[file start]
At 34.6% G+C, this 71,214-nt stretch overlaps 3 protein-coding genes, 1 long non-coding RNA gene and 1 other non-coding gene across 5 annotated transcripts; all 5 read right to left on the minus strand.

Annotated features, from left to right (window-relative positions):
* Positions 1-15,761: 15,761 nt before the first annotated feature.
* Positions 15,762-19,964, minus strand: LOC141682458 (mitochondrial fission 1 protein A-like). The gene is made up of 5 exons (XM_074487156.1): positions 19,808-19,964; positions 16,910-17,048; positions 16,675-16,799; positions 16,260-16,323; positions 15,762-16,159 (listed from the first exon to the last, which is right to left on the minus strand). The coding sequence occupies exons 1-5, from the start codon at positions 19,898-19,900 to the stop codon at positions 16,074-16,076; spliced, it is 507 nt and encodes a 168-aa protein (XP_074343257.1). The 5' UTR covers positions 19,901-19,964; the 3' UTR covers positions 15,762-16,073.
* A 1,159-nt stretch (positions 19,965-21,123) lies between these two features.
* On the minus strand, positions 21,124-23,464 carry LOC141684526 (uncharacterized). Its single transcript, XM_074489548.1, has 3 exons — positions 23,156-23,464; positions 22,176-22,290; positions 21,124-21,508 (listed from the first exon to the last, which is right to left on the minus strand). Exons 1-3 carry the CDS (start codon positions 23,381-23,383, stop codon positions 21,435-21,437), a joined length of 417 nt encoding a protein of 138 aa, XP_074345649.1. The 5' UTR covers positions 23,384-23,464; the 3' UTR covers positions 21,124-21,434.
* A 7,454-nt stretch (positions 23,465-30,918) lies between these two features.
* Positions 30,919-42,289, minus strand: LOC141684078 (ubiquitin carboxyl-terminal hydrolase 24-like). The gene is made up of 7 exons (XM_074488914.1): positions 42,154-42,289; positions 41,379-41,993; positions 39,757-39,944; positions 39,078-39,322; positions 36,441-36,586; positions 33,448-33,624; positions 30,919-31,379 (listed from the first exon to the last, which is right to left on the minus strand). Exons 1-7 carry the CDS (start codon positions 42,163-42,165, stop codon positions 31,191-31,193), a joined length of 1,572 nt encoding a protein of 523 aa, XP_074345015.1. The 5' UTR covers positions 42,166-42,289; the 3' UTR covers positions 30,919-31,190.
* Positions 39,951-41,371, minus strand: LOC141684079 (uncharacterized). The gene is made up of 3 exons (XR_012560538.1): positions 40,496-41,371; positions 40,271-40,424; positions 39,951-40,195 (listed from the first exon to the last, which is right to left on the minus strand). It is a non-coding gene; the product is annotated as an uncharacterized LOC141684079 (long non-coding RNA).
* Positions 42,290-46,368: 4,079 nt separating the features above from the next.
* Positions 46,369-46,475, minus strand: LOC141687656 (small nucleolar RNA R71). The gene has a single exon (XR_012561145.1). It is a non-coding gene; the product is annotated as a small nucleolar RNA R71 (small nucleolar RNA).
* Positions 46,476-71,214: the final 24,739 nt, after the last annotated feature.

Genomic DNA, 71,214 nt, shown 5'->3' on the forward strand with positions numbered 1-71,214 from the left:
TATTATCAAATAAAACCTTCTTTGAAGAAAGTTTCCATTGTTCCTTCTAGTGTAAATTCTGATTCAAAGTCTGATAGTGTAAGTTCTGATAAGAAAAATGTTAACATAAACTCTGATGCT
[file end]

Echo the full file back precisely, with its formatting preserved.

At 34.6% G+C, this 71,214-nt stretch overlaps 3 protein-coding genes, 1 long non-coding RNA gene and 1 other non-coding gene across 5 annotated transcripts; all 5 read right to left on the minus strand.

Annotated features, from left to right (window-relative positions):
* Positions 1-15,761: 15,761 nt before the first annotated feature.
* Positions 15,762-19,964, minus strand: LOC141682458 (mitochondrial fission 1 protein A-like). The gene is made up of 5 exons (XM_074487156.1): positions 19,808-19,964; positions 16,910-17,048; positions 16,675-16,799; positions 16,260-16,323; positions 15,762-16,159 (listed from the first exon to the last, which is right to left on the minus strand). The coding sequence occupies exons 1-5, from the start codon at positions 19,898-19,900 to the stop codon at positions 16,074-16,076; spliced, it is 507 nt and encodes a 168-aa protein (XP_074343257.1). The 5' UTR covers positions 19,901-19,964; the 3' UTR covers positions 15,762-16,073.
* A 1,159-nt stretch (positions 19,965-21,123) lies between these two features.
* On the minus strand, positions 21,124-23,464 carry LOC141684526 (uncharacterized). Its single transcript, XM_074489548.1, has 3 exons — positions 23,156-23,464; positions 22,176-22,290; positions 21,124-21,508 (listed from the first exon to the last, which is right to left on the minus strand). Exons 1-3 carry the CDS (start codon positions 23,381-23,383, stop codon positions 21,435-21,437), a joined length of 417 nt encoding a protein of 138 aa, XP_074345649.1. The 5' UTR covers positions 23,384-23,464; the 3' UTR covers positions 21,124-21,434.
* A 7,454-nt stretch (positions 23,465-30,918) lies between these two features.
* Positions 30,919-42,289, minus strand: LOC141684078 (ubiquitin carboxyl-terminal hydrolase 24-like). The gene is made up of 7 exons (XM_074488914.1): positions 42,154-42,289; positions 41,379-41,993; positions 39,757-39,944; positions 39,078-39,322; positions 36,441-36,586; positions 33,448-33,624; positions 30,919-31,379 (listed from the first exon to the last, which is right to left on the minus strand). Exons 1-7 carry the CDS (start codon positions 42,163-42,165, stop codon positions 31,191-31,193), a joined length of 1,572 nt encoding a protein of 523 aa, XP_074345015.1. The 5' UTR covers positions 42,166-42,289; the 3' UTR covers positions 30,919-31,190.
* Positions 39,951-41,371, minus strand: LOC141684079 (uncharacterized). The gene is made up of 3 exons (XR_012560538.1): positions 40,496-41,371; positions 40,271-40,424; positions 39,951-40,195 (listed from the first exon to the last, which is right to left on the minus strand). It is a non-coding gene; the product is annotated as an uncharacterized LOC141684079 (long non-coding RNA).
* Positions 42,290-46,368: 4,079 nt separating the features above from the next.
* Positions 46,369-46,475, minus strand: LOC141687656 (small nucleolar RNA R71). The gene has a single exon (XR_012561145.1). It is a non-coding gene; the product is annotated as a small nucleolar RNA R71 (small nucleolar RNA).
* Positions 46,476-71,214: the final 24,739 nt, after the last annotated feature.

Genomic DNA, 71,214 nt, shown 5'->3' on the forward strand with positions numbered 1-71,214 from the left:
TATTATCAAATAAAACCTTCTTTGAAGAAAGTTTCCATTGTTCCTTCTAGTGTAAATTCTGATTCAAAGTCTGATAGTGTAAGTTCTGATAAGAAAAATGTTAACATAAACTCTGATGCT